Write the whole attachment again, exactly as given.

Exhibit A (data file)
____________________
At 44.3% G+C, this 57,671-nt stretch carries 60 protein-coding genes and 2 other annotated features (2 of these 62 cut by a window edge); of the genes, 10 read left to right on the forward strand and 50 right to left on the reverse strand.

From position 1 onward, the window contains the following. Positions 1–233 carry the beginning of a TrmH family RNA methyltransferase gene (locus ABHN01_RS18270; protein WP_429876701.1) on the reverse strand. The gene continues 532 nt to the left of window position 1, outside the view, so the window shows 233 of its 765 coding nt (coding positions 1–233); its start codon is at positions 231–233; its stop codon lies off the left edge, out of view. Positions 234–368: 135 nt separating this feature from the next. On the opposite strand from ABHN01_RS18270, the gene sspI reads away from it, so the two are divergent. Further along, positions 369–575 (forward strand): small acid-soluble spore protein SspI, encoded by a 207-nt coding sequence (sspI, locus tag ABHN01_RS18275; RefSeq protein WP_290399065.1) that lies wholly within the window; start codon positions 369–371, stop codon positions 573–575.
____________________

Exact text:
At 44.3% G+C, this 57,671-nt stretch carries 60 protein-coding genes and 2 other annotated features (2 of these 62 cut by a window edge); of the genes, 10 read left to right on the forward strand and 50 right to left on the reverse strand.

From position 1 onward, the window contains the following. Positions 1–233 carry the beginning of a TrmH family RNA methyltransferase gene (locus ABHN01_RS18270; protein WP_429876701.1) on the reverse strand. The gene continues 532 nt to the left of window position 1, outside the view, so the window shows 233 of its 765 coding nt (coding positions 1–233); its start codon is at positions 231–233; its stop codon lies off the left edge, out of view. Positions 234–368: 135 nt separating this feature from the next. On the opposite strand from ABHN01_RS18270, the gene sspI reads away from it, so the two are divergent. Further along, positions 369–575 (forward strand): small acid-soluble spore protein SspI, encoded by a 207-nt coding sequence (sspI, locus tag ABHN01_RS18275; RefSeq protein WP_290399065.1) that lies wholly within the window; start codon positions 369–371, stop codon positions 573–575.